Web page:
February 24, 2013

Get on the ice while you can

By Dan Ladd

---- — There’s no telling what Mother Nature has in store for us during this last month of winter. But one thing an ice angler knows for sure is that time is running out.

Sure, there’s still ice on many lakes and there will be for some time. Several lakes in the North Country had 12 inches of ice, or more, going into this week. But there are others with less. I hope things hang on for next weekend’s tournaments on Lake Colby and Schroon Lake.

Last weekend I fished the popular Chinga-Classic on Lake George, where there is also a two-day tournament that continues today in Hague.

On the first day of the tournament I sought out a “hidden” spot where I’d successfully taken a few lake trout just days prior. I figured I could avoid the crowds here by being away from a popular launch site near the tournament headquarters in Pilot Knob. The fishing in this spot was limited due to thin ice, but I had a spot all picked out and left home well before dawn.

But when I got to my “hidden” spot there were already dozens of vehicles there and another angler was already set up where I had planned to rig my tip-ups. I was pinned in pretty tight for most of the day and the action was slow.

The next day I joined a crew of buddies in closer to the headquarters. It was a windy day and we had 30 tip-ups out but only caught a handful of lakers and nothing that would compete for a prize. But, we had a good time and, like so many other anglers this year, we just enjoyed being on a lake that never froze over last year. Besides, the tournament was for a great cause.

The ice fishing action has been spectacular at times, even for me. Likely the best fish I’ve heard of is a 22-pound lake trout taken through the ice on Lake George. There’s been some big pike taken around the region, too, including a 39-incher that weighed 15 pounds from an anonymous Adirondack lake. Over in Cranberry Lake, where there is also a tournament next Saturday, March 2, a 27-pound northern pike was recently pulled through the ice.

The stories go on and on and include salmon on Schroon Lake, brook trout on Raquette Lake and buckets of perch from Lake George and Lake Champlain, where they’re also catching plenty of black crappie. There have even been a few walleye taken from Black Lake in St. Lawrence County and the Great Sacandaga Reservoir. I’m sure there are even more stories out there that we never hear. Some anglers are pretty coy about what they catch and where. I don’t blame them.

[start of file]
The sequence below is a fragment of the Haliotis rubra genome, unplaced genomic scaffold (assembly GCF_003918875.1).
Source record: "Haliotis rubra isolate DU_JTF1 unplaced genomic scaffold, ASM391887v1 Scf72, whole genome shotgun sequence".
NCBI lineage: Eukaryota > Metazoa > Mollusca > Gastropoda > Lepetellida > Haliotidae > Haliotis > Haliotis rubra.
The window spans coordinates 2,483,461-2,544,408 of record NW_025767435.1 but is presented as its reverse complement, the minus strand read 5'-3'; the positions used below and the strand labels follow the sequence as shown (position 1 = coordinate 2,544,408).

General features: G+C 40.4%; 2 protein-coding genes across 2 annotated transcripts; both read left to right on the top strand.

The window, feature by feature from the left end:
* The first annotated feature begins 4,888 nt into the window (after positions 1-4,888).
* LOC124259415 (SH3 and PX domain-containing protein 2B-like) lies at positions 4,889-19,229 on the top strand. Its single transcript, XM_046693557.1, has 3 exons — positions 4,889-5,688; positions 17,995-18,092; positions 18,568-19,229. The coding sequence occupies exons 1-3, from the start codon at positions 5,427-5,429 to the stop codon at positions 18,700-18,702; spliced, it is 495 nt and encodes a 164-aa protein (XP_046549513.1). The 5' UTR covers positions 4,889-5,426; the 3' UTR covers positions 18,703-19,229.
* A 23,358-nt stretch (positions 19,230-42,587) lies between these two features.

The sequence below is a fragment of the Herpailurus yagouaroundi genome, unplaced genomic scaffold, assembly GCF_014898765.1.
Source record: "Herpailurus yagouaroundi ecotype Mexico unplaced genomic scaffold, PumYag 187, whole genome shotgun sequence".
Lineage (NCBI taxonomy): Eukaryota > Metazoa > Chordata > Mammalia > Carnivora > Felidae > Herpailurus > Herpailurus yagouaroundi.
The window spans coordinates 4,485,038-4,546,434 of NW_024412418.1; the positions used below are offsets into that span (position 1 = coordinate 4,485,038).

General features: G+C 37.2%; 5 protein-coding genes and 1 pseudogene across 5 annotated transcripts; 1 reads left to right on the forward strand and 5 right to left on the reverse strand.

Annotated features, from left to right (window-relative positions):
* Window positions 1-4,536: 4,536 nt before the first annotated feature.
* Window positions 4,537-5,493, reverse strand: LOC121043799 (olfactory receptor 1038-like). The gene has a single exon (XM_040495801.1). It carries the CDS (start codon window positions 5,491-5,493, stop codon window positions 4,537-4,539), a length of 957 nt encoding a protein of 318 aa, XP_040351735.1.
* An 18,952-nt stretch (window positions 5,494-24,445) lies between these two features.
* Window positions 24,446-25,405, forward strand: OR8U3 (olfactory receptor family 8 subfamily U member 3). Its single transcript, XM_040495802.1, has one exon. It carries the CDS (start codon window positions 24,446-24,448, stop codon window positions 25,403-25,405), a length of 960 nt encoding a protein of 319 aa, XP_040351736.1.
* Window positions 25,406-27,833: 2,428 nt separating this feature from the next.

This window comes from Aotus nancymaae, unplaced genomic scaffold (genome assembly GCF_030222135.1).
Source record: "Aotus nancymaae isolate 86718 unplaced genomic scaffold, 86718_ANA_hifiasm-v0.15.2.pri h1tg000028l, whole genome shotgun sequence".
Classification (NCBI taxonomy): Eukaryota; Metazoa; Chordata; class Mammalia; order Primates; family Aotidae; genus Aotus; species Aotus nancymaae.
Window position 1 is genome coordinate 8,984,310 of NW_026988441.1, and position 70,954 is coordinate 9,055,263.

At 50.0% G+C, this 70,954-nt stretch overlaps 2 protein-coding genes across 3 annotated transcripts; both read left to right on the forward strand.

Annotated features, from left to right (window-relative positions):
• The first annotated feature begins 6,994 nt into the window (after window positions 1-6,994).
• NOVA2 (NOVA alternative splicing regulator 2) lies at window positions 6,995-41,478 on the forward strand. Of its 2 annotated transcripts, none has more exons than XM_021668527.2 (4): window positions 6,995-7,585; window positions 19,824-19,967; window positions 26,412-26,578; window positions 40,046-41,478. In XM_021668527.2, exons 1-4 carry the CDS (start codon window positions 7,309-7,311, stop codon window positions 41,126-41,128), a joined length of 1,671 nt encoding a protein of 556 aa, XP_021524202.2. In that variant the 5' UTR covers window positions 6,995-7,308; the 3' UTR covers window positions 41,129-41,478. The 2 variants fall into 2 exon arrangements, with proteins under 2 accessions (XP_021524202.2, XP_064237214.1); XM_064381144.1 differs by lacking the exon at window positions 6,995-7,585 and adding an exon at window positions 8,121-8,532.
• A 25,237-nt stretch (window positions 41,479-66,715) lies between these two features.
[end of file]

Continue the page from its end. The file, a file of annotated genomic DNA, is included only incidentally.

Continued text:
Once again, it’s hard to tell where things will go from here and time on the ice becomes precious. If there’s still ice after Daylight Saving Time begins March 10, you’ll see many anglers out after work fishing through twilight. A few days later on March 15 is when shanties must be off the ice and also when seasons for walleye and northern pike close, along with a few other species. Ice anglers will stick with it until the end.

The future of plastics

One other note I’d like to pass along is about bass fishing and is in relation to plastic baits and their effect on other fish species.

Changes could be on the horizon for those of us who enjoy fishing with plastics such as Senko worms. The state of Maine’s legislature had a bill introduced this winter that could ban future use of soft-plastics, which they defined as “rubber” baits.

I fish for bass with plastics all the time and in different forms from five-inch worms to various creature baits. I often see them on the bottom of lakes, obviously lost in action and hopefully not discarded there. However, in bodies of water that are home to bottom dwelling fish species, such as lake trout, plastics often wind up in their bellies where they disrupt digestive systems. I’ve seen it myself in lake trout including one that I just caught last week that coughed up a plastic worm when I was removing my hook.

Where this is going, who knows? But, you can expect to hear more about it in the future. To the rescue may be biodegradable, even edible baits that are poised to find a spot on the shelves in tackle shops down the road.

For now, anglers should be aware of the issue and perhaps be careful not to toss worn-out soft plastic baits in the water. Discard them at home.

Dan Ladd is the author of “Deer Hunting in the Adirondacks,” outdoors editor for the Glens Falls Chronicle, columnist for Outdoors Magazine and contributor to New York Outdoor News. Contact him at